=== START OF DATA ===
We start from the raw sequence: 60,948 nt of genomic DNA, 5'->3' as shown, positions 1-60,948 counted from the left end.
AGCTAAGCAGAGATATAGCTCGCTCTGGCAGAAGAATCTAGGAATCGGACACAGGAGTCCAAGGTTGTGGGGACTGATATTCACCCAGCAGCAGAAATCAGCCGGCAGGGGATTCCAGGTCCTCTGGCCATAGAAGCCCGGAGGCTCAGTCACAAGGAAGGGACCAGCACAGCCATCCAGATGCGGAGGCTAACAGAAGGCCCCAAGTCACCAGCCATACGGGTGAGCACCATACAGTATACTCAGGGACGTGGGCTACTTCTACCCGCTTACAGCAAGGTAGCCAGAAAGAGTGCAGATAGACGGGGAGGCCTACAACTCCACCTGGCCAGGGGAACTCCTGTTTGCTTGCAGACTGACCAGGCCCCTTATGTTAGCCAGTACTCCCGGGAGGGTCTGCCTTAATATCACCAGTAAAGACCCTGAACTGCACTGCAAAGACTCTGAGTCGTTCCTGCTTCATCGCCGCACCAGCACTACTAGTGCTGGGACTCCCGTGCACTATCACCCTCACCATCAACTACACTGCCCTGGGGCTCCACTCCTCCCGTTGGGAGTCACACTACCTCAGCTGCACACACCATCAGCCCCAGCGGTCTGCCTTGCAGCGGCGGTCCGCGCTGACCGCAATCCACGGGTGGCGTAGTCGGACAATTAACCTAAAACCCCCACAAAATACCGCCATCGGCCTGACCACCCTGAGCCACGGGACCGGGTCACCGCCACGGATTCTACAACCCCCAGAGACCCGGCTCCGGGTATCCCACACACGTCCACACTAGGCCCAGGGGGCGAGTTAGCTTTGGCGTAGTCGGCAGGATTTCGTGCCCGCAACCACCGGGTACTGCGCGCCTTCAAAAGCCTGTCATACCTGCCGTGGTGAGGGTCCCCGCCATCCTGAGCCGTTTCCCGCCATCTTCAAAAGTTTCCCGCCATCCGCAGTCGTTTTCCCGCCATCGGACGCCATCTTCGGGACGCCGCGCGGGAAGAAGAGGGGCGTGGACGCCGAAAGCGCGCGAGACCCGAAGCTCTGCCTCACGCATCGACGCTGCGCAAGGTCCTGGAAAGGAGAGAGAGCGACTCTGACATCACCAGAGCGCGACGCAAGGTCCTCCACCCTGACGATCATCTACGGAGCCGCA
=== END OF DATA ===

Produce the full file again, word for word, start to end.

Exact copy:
We start from the raw sequence: 60,948 nt of genomic DNA, 5'->3' as shown, positions 1-60,948 counted from the left end.
AGCTAAGCAGAGATATAGCTCGCTCTGGCAGAAGAATCTAGGAATCGGACACAGGAGTCCAAGGTTGTGGGGACTGATATTCACCCAGCAGCAGAAATCAGCCGGCAGGGGATTCCAGGTCCTCTGGCCATAGAAGCCCGGAGGCTCAGTCACAAGGAAGGGACCAGCACAGCCATCCAGATGCGGAGGCTAACAGAAGGCCCCAAGTCACCAGCCATACGGGTGAGCACCATACAGTATACTCAGGGACGTGGGCTACTTCTACCCGCTTACAGCAAGGTAGCCAGAAAGAGTGCAGATAGACGGGGAGGCCTACAACTCCACCTGGCCAGGGGAACTCCTGTTTGCTTGCAGACTGACCAGGCCCCTTATGTTAGCCAGTACTCCCGGGAGGGTCTGCCTTAATATCACCAGTAAAGACCCTGAACTGCACTGCAAAGACTCTGAGTCGTTCCTGCTTCATCGCCGCACCAGCACTACTAGTGCTGGGACTCCCGTGCACTATCACCCTCACCATCAACTACACTGCCCTGGGGCTCCACTCCTCCCGTTGGGAGTCACACTACCTCAGCTGCACACACCATCAGCCCCAGCGGTCTGCCTTGCAGCGGCGGTCCGCGCTGACCGCAATCCACGGGTGGCGTAGTCGGACAATTAACCTAAAACCCCCACAAAATACCGCCATCGGCCTGACCACCCTGAGCCACGGGACCGGGTCACCGCCACGGATTCTACAACCCCCAGAGACCCGGCTCCGGGTATCCCACACACGTCCACACTAGGCCCAGGGGGCGAGTTAGCTTTGGCGTAGTCGGCAGGATTTCGTGCCCGCAACCACCGGGTACTGCGCGCCTTCAAAAGCCTGTCATACCTGCCGTGGTGAGGGTCCCCGCCATCCTGAGCCGTTTCCCGCCATCTTCAAAAGTTTCCCGCCATCCGCAGTCGTTTTCCCGCCATCGGACGCCATCTTCGGGACGCCGCGCGGGAAGAAGAGGGGCGTGGACGCCGAAAGCGCGCGAGACCCGAAGCTCTGCCTCACGCATCGACGCTGCGCAAGGTCCTGGAAAGGAGAGAGAGCGACTCTGACATCACCAGAGCGCGACGCAAGGTCCTCCACCCTGACGATCATCTACGGAGCCGCA